Tape_Op_B32_coverBy Geoff Stanfield.

If you are short on time and just want the thumbs up/down on the B32 Vancouver 32×2 mix bus, it gets an enthusiastic thumbs up. All the adjectives that you might find in an adult-film review are applicable to the B32: wider, deeper, warmer, thicker, flexible, big bottom, sweet top. For more details and impressions, read on.

I have always mixed “in the box.” However, I’ve had loads of traditional analog tape and console recording experience making records with my bands over the years. Up to this point, ITB coupled with analog outboard gear has yielded good results, and the flexibility of close-to-instant recall made this approach attractive.

Recently, I purchased a Rega P3 turntable, dug out the old (and purchased a load of new) vinyl, and was knocked over by all the things we love about the analog medium. In addition to making me reconnect with the listening experience in a deeper way, it motivated me to integrate more analog into my work.

What originally piqued my interest in Burl’s analog 2-bus was that I (on the recommendation of Tape Op contributor Joel Hamilton and the folks at Audio Power Tools) purchased a pair of Burl Audio B1D 500-Series mic preamps. These modules are built like tanks, have a great aesthetic, and I love their sound – not only for guitars, which was my intended use upon purchase, but I also found them a sweet choice for thickening up thinner sources without having to go for EQ. The sound is as the name suggests – Burly. Upon arrival of the B32, I found what I expected in terms of build quality as well as look and feel – simple, solid, clean.

To paraphrase the manufacturer, the B32 is a 1RU-height unit featuring Burl Audio’s discrete analog Class A circuitry, a switchable BX5 output transformer, and the option of summing-amp “Gain Boost,” which provides an additional +6 dB of gain. On the front panel, each L/R channel has pushbuttons for the BX5 transformer and Gain Boost functions, as well as an audiophile-grade (0.1%) stepped attenuator and an LED clip indicator. The back of the unit has 32 balanced inputs (divided into 8 mono and 24 stereo) via four DB25 connectors. Two pairs of XLR connectors provide output. Power supply is internal. Setup was straightforward, and the questions I had were answered immediately and directly by Will Kahn at Burl.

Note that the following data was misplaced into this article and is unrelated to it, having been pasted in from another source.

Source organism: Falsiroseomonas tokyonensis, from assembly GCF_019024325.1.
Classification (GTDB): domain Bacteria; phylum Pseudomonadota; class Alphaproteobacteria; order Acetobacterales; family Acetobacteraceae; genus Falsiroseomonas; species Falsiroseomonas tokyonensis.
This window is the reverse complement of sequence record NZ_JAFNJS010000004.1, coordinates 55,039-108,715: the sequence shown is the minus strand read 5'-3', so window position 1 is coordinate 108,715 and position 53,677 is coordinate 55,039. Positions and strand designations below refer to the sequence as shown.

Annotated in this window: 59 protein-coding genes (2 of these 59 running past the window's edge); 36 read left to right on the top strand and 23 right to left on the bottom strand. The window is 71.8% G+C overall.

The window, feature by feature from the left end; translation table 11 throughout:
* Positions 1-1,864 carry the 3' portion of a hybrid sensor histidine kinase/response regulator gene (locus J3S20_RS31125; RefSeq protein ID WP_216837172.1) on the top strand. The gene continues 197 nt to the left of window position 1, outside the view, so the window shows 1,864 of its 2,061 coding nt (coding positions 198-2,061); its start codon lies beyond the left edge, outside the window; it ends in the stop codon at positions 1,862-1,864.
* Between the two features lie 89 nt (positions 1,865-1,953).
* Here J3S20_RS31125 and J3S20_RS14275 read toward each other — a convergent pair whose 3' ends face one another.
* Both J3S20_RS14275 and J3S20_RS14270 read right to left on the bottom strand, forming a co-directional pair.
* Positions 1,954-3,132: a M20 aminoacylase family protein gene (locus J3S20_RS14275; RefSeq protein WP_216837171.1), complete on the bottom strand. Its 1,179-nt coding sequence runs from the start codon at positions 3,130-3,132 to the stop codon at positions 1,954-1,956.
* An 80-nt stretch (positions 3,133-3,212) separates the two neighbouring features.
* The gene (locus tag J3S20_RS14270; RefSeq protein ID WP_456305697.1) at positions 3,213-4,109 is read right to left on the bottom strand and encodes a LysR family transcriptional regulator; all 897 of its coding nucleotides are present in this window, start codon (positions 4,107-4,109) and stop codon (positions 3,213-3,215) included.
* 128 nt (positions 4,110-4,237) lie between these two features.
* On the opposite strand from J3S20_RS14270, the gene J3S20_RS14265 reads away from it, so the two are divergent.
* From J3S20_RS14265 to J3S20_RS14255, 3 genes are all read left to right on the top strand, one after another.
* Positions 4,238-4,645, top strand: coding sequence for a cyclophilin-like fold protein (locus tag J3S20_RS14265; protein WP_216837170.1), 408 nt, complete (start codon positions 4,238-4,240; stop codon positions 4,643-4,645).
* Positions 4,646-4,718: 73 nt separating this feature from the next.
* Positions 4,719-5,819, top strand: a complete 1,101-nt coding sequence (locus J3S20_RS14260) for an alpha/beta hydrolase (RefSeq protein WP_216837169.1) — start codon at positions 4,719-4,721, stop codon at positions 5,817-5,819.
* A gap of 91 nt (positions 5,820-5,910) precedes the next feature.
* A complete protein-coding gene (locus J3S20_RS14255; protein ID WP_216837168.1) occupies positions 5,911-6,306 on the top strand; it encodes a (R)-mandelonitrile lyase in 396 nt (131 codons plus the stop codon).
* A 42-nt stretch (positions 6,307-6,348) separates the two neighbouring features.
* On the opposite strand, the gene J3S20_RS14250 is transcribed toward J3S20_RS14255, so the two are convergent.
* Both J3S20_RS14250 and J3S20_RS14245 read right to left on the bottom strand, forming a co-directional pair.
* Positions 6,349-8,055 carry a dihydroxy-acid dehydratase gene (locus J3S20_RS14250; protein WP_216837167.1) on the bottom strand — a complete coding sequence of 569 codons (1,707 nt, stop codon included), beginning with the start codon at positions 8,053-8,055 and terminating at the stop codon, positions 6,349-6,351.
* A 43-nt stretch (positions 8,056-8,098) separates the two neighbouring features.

I have the B32 normaled to 32 outputs of Pro Tools. One of the B32’s stereo mixes is patched to a mix-bus chain of a Manley Variable Mu limiter/compressor to a Crane Song IBIS EQ to a Crane Song HEDD converter [Tape Op #26] and back into Pro Tools digitally via AES/EBU. The other stereo mix is routed to a monitor controller for checking the mix sans any bus processing.

I did a variety of tests and listening experiments on previous sessions and liked the results. Things did sound “better” to my ear, but I was still getting to know the unit, how hard to hit it, best applications for use of the Gain Boost feature, etc.

The first mix from scratch was on a local Seattle heavy desert/sludge rock band. Without being conscious of it, the mix came together very quickly, and elements had a well- defined sense of space, even though the genre called for a very thick “wall of guitars” sound. The low mids were noticeably more clear, the low end tight and very ballsy, and there was less frequency “smearing” effect.

The BX5 transformers stayed engaged and mixes were printed with and without the +6 dB feature. For this application, the Gain Boost really took the already very forward and “loud” mix into an appropriate, super- saturated, glorious territory. Serious rock tone. Lights on the unit were pinned red, but it still sounded great. I did see how far I could push the unit, and eventually it did crackle, but it was far beyond any real world application.

Headroom is not an issue. The BX5 plus Gain Boost really made the mix jump out, not just from the level bump, but also with a solidifying gel that made the mix knit together in a way that got me closer to “finished” sounding. For this project, I delivered the band both mixes, with and without the +6 dB enabled, and let the band and mastering engineer decide.

I also ran the unit through its paces on several tracking sessions and mixes with Brooklyn artist Grace Weber. It’s here that I really feel I have come to understand the power of the B32 and analog summing in general. I noticed right away the openness front-to-back as well as the width left- to-right. The center image was strong and the room was more “visible.” In panning instruments around the stereo field, I was amazed at how much more detail I perceived in regards to the location of instruments. Small moves were more evident and precise. Also, I tended to use less EQ overall, and the mix sounded smoother and more rich to my ear in the 3-5 kHz range than with an ITB mix; and I got to a very solid mix quickly. Everything just seemed to have its place.

Beyond its sonic flexibility, I am certain I am hearing better through the B32. When you are hearing more clearly, then you are able to make better decisions and choices more quickly, and with confidence. Therefore, I am working less hard to get better results. Burl Audio is making great- sounding, well-built gear, and their customer service is fantastic. I am currently looking around the studio for things I can sell to get more Burl.